You should know about this energy because it’s yours. It’s your birthright, and it’s unlimited. You can call upon it any time you want. It has nothing to do with age. Some eighty-year-old people have the energy and enthusiasm of a child. They can work long hours for seven days a week. It’s just energy. Energy doesn’t get old, it doesn’t get tired, and it doesn’t need food. What it needs is openness and receptivity.

There is a very simple method for staying open. You stay open by never closing. It’s really that simple. All you have to do is decide whether you are willing to stay open, or whether you think it’s worth closing. You can actually train yourself to forget how to close. Closing is a habit, and just like any other habit, it can be broken.

How you learn to stay open is up to you. The ultimate trick is to not close. If you don’t close, you will have learned to stay open. Do not let anything that happens in life be important enough that you’re willing to close your heart over it. When your heart starts to close, just say, “No. I’m not going to close. I’m going to relax. I’m going to let this situation take place and be there with it.” Honor and respect the situation, and deal with it. By all means deal with it. Do the best you can. But deal with it with openness. Deal with it with excitement and enthusiasm. No matter what it is, just let it be the sport of the day. In time, you will find that you forget how to close.

You are only limited by your ability to stay open.”

To hear this in audio form, watch a video I made below:

Stay well, and stay open.



May 1

May 1, 2018. Labor Day. May Day. The day we lost my father sixteen years ago.

I’m unsure how to write this post so I’ll just begin. It’s been twelve years yet I feel like in a weird way I am only now accepting that he is no longer with us. It’s definitely been a long journey. But I am ready, open to grieving and sharing more. Speaking about him, telling stories, this is how we keep the memory of our loved ones we’ve lost alive.

There are still many corners within me unexplored, and I do feel like a large part of my journey is to heal that. There are many more tears to be shed, be they happy or sad, but I have begun, and that’s what’s important.

Here’s a song I wrote for my dear father, called River Flow. Surrounded by the lush green of Bali, surrounded by love, there was nothing I could do but to look inward and begin my healing process.

Enjoy –

Loving you eternally dad.



Filmed a cover while in Bali… which I will write about at some point soon.

Here is Bon Iver’s Michicant, a beauty of a song matched by the beauty of my surroundings singing it.

For best audio, use headphones. Thank you to my lovely videographer Juliet for all her help! Enjoy x



Girl from Ipanema

Have been really enjoying singing and posting videos on YouTube lately.

There’s a sense of zen I feel when I sing. It’s wonderful.

Sharing my cover of “The Girl from Ipanema” by Frank Sinatra. Did not realize the original song had Portuguese in it so was fun learning to sing that part – I’ve always found Portuguese to be a beautiful language. Also altered the lyrics a bit to suit my gender.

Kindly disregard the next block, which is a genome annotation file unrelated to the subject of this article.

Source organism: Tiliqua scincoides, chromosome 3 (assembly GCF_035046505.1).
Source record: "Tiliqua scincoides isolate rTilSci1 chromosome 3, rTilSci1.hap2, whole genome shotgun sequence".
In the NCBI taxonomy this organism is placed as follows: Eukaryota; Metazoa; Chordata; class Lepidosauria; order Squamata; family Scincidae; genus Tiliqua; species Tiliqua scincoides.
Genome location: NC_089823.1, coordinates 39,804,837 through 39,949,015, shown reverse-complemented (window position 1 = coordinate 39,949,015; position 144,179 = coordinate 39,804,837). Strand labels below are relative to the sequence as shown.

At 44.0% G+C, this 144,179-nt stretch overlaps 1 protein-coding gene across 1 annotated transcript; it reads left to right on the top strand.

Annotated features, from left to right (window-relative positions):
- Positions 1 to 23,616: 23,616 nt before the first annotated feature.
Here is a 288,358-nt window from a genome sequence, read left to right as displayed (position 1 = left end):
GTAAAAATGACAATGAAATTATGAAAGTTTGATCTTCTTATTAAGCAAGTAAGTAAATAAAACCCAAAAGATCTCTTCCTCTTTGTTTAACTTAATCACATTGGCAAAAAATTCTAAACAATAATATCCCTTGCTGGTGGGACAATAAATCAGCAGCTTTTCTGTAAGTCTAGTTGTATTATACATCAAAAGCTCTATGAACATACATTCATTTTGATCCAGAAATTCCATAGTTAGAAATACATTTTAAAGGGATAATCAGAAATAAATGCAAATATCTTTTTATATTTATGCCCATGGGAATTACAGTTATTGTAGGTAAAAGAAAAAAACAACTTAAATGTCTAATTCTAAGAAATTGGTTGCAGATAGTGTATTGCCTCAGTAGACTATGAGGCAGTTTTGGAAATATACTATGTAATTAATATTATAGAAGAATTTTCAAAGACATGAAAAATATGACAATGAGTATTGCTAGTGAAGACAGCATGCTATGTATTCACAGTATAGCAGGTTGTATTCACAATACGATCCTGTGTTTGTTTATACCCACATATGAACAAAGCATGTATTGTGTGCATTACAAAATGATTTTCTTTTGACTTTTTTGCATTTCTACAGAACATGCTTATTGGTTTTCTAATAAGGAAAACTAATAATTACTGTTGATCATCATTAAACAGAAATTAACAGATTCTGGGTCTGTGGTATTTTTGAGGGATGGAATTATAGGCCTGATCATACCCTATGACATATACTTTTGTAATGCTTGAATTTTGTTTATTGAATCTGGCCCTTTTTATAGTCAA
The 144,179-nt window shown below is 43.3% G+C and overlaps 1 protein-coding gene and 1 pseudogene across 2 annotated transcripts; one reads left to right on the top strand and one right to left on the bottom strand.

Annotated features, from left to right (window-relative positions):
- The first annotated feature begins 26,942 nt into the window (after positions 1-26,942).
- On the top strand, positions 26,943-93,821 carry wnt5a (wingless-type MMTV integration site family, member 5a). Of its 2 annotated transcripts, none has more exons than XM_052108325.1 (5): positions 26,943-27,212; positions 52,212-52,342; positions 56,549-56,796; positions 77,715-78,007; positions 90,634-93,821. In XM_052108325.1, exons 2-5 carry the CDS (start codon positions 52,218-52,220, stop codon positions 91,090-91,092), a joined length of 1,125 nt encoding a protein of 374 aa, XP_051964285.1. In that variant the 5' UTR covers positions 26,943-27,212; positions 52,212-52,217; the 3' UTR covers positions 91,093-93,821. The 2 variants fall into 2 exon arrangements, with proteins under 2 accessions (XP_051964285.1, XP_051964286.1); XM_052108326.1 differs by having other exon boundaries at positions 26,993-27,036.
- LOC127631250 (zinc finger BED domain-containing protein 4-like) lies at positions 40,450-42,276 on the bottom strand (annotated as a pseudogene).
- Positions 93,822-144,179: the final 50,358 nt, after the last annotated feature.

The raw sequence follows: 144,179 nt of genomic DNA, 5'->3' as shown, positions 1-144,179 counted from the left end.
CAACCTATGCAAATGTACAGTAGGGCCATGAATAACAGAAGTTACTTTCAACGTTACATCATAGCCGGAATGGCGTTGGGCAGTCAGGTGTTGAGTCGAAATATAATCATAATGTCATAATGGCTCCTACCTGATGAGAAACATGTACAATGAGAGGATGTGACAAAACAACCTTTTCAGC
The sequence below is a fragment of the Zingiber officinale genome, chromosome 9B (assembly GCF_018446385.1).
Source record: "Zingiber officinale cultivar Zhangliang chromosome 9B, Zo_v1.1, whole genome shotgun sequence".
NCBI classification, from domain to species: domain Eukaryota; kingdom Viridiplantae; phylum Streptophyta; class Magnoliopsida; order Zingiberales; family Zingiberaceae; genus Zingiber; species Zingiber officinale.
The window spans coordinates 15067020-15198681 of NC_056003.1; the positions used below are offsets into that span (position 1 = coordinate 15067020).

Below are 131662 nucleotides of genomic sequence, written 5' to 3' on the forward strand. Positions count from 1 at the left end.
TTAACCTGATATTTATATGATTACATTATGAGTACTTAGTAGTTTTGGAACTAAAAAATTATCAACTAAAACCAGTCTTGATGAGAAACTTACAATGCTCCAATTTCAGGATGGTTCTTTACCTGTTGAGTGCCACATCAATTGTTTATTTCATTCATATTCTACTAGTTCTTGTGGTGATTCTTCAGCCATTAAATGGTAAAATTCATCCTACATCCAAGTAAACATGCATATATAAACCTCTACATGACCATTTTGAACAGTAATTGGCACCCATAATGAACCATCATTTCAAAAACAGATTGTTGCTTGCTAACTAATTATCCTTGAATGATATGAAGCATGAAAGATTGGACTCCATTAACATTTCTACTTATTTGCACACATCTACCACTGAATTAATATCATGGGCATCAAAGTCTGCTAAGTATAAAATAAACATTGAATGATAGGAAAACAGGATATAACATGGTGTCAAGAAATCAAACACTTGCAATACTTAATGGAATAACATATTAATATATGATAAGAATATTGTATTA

Enjoy! x



We’ll Be Okay

Recorded my first song cover and posted it on YouTube.

Quite new for me to put myself out there in this way, but it feels good. It feels right. It feels time to be seen.

I first encountered this song, “We’ll Be Okay”, by the ever so lovely Imaginary Future & Kina Grannis a few days ago (Original can be found here). Fell in love immediately. Whereas theirs was a love song for each other, I saw in it a love song for my dad.

So here you go. We’ll be Okay.



What I Learned Spending New Year’s Solo

Wanted to write a bit about how I spent my New Year’s, and what it’s taught me.

I spent this New Year’s in India. After attending the Learning Societies’ unConference, I went to the countryside a few hours outside Bangalore with my friends A and B. They had planned well in advance to stay in a beautiful treehouse in the jungle for New Year’s. I had tried to arrange to stay in the same area as them, but by the time I was inquiring (just two weeks before New Year’s), their resort was understandably already full. I ended up booking to stay at a forest lodge 18 km away.

I had no idea what to expect. 1) It was my first time in a jungle in India; 2) It was my first time in India period; and 3) As B lovingly welcomed me into his home for the first part of my stay, this would be my first time on my own in a country that, despite having been welcoming to me thus far, was still foreign to me. After a snafu that occurred the day we arrived in the area due to a misunderstanding over not being able to drive through the jungle after sundown (turns out tigers rule jungle territory at night), A and B dropped me off at my lodging the next day.

Here are 3 Lessons I Learned Spending New Year’s Alone in a Foreign Country:

1) Give people the benefit of the doubt. Be wary, but also be open. The way you treat others will be mirrored in the way you feel you are treated.

When I first arrived at my lodge, I was wearing a sweater and leggings. I had just bought the leggings a few days prior and found them to be one of, if not the, most comfortable pair of leggings I’ve ever worn. They are made of a sheer material but I wore them that day solely for comfort.¬†After checking in,¬†I noticed one of the male lodge staff staring and looking me up and down slowly. I felt very uncomfortable, and quickly went into my room to change into pants. I had heard about the male culture in India, and the horrific abuses that can happen to girls. I worried a little about whether I would be safe on my own at night, but remembered B saying he had stayed at the lodge before and that it was a trusted establishment.